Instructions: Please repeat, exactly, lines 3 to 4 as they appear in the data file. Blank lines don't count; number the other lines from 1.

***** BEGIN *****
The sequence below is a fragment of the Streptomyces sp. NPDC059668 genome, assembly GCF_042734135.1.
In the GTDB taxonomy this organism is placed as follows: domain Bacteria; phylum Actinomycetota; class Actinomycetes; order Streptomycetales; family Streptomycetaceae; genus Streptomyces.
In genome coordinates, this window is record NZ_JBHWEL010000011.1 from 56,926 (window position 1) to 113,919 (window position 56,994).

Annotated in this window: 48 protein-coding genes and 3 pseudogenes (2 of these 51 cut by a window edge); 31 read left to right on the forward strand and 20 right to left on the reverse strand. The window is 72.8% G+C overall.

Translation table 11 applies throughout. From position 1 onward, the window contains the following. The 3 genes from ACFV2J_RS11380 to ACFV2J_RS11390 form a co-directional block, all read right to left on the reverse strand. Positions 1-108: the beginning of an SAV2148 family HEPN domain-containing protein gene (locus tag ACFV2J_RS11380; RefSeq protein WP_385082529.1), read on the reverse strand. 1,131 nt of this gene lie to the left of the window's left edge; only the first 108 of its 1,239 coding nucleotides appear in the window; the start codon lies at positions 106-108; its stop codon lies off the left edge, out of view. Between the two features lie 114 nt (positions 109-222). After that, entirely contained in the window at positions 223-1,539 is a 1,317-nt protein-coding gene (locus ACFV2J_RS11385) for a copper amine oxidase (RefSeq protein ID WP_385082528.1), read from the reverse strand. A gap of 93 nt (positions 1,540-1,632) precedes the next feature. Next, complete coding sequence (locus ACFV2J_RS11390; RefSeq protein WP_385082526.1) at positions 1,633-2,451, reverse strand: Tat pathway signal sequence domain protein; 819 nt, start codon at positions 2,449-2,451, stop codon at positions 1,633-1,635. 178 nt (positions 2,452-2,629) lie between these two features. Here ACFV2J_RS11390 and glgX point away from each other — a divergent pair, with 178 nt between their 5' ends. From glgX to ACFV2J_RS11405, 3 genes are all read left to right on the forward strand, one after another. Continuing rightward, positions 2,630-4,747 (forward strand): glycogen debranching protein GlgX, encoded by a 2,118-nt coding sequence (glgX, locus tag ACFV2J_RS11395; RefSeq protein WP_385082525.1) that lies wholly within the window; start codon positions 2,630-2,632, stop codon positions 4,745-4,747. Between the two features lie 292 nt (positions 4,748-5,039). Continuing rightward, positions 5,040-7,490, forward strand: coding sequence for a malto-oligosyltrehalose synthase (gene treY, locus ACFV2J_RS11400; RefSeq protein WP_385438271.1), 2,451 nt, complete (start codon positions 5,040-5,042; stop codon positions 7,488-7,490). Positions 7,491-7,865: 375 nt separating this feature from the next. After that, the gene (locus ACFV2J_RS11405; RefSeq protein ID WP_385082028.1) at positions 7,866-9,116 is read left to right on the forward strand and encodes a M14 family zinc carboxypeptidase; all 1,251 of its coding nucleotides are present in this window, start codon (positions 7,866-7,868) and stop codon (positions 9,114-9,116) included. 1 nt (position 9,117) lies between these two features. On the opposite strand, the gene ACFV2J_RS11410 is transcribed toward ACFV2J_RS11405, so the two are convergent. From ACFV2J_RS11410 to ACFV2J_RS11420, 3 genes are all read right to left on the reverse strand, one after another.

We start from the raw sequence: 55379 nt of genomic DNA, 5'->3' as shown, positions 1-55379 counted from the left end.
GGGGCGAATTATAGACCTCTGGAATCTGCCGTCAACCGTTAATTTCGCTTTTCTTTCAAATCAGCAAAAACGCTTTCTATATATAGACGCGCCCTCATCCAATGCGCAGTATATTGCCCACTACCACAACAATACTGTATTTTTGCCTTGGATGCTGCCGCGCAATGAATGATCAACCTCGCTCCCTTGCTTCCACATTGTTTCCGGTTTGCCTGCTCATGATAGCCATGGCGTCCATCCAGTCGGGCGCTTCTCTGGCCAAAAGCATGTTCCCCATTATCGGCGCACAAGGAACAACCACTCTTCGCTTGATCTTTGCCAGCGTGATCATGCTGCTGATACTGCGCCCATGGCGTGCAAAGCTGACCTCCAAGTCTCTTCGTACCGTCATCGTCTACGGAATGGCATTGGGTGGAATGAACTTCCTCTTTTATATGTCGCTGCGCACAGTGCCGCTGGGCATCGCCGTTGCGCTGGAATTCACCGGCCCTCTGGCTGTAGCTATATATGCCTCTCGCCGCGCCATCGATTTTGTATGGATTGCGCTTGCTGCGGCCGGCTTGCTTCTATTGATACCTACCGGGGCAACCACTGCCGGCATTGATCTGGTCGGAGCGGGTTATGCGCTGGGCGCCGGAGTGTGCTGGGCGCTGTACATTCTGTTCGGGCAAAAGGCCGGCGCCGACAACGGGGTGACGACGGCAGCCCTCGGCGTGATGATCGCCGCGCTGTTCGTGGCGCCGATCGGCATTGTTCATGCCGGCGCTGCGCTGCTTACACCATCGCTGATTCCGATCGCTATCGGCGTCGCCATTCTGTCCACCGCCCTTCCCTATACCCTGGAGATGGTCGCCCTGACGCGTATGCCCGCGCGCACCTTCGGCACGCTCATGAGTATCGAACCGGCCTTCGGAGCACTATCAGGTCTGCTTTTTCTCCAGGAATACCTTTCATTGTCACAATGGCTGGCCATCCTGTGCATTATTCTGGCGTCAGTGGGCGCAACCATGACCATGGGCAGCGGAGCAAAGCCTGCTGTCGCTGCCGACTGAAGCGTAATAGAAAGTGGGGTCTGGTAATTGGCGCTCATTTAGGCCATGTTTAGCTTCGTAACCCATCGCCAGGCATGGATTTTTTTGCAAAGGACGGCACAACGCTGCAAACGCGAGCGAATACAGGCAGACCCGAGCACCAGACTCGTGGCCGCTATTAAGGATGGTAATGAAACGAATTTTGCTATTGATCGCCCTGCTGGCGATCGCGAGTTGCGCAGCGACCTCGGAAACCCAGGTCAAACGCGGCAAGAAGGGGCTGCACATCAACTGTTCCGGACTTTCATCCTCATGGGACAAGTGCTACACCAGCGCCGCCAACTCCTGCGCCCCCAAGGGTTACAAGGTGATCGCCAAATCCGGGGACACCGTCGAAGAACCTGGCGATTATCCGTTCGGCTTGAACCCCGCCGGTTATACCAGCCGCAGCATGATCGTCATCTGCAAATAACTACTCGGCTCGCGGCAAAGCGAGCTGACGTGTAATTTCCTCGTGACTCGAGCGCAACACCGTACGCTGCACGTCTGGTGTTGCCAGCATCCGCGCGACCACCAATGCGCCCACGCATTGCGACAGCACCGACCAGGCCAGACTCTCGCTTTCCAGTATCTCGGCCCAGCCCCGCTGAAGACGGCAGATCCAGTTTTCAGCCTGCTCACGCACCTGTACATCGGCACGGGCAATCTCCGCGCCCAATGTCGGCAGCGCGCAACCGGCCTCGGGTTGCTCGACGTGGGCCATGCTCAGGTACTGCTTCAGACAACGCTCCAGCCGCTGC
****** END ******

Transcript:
In genome coordinates, this window is record NZ_JBHWEL010000011.1 from 56,926 (window position 1) to 113,919 (window position 56,994).

Annotated in this window: 48 protein-coding genes and 3 pseudogenes (2 of these 51 cut by a window edge); 31 read left to right on the forward strand and 20 right to left on the reverse strand. The window is 72.8% G+C overall.